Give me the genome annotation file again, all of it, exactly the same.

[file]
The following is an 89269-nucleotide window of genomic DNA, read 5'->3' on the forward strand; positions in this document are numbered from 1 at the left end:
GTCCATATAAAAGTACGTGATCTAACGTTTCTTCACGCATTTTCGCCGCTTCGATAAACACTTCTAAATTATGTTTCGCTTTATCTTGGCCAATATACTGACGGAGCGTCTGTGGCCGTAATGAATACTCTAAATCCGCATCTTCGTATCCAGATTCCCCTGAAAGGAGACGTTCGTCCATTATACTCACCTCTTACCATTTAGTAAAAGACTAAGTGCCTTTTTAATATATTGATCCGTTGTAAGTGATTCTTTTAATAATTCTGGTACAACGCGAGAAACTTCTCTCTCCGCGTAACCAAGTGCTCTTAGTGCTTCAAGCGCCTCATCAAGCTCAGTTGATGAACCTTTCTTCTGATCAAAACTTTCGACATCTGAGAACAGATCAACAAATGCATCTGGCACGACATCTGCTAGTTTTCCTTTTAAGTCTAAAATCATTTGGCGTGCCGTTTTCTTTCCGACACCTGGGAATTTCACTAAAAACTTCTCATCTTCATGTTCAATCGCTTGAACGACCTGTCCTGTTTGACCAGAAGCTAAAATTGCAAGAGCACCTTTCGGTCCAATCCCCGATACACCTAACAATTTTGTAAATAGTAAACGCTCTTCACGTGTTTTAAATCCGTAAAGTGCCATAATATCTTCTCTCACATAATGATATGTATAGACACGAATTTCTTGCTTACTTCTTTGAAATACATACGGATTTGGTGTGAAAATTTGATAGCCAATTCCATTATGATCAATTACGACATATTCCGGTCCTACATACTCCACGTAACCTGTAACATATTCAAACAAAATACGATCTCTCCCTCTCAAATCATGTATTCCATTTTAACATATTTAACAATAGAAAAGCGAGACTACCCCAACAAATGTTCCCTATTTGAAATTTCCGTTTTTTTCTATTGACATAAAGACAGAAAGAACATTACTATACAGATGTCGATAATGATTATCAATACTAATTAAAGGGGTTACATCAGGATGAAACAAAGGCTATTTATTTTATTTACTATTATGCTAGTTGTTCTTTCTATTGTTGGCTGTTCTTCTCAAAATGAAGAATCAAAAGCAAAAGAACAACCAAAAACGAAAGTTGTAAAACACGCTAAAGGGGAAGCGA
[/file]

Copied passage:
The following is an 89269-nucleotide window of genomic DNA, read 5'->3' on the forward strand; positions in this document are numbered from 1 at the left end:
GTCCATATAAAAGTACGTGATCTAACGTTTCTTCACGCATTTTCGCCGCTTCGATAAACACTTCTAAATTATGTTTCGCTTTATCTTGGCCAATATACTGACGGAGCGTCTGTGGCCGTAATGAATACTCTAAATCCGCATCTTCGTATCCAGATTCCCCTGAAAGGAGACGTTCGTCCATTATACTCACCTCTTACCATTTAGTAAAAGACTAAGTGCCTTTTTAATATATTGATCCGTTGTAAGTGATTCTTTTAATAATTCTGGTACAACGCGAGAAACTTCTCTCTCCGCGTAACCAAGTGCTCTTAGTGCTTCAAGCGCCTCATCAAGCTCAGTTGATGAACCTTTCTTCTGATCAAAACTTTCGACATCTGAGAACAGATCAACAAATGCATCTGGCACGACATCTGCTAGTTTTCCTTTTAAGTCTAAAATCATTTGGCGTGCCGTTTTCTTTCCGACACCTGGGAATTTCACTAAAAACTTCTCATCTTCATGTTCAATCGCTTGAACGACCTGTCCTGTTTGACCAGAAGCTAAAATTGCAAGAGCACCTTTCGGTCCAATCCCCGATACACCTAACAATTTTGTAAATAGTAAACGCTCTTCACGTGTTTTAAATCCGTAAAGTGCCATAATATCTTCTCTCACATAATGATATGTATAGACACGAATTTCTTGCTTACTTCTTTGAAATACATACGGATTTGGTGTGAAAATTTGATAGCCAATTCCATTATGATCAATTACGACATATTCCGGTCCTACATACTCCACGTAACCTGTAACATATTCAAACAAAATACGATCTCTCCCTCTCAAATCATGTATTCCATTTTAACATATTTAACAATAGAAAAGCGAGACTACCCCAACAAATGTTCCCTATTTGAAATTTCCGTTTTTTTCTATTGACATAAAGACAGAAAGAACATTACTATACAGATGTCGATAATGATTATCAATACTAATTAAAGGGGTTACATCAGGATGAAACAAAGGCTATTTATTTTATTTACTATTATGCTAGTTGTTCTTTCTATTGTTGGCTGTTCTTCTCAAAATGAAGAATCAAAAGCAAAAGAACAACCAAAAACGAAAGTTGTAAAACACGCTAAAGGGGAAGCGA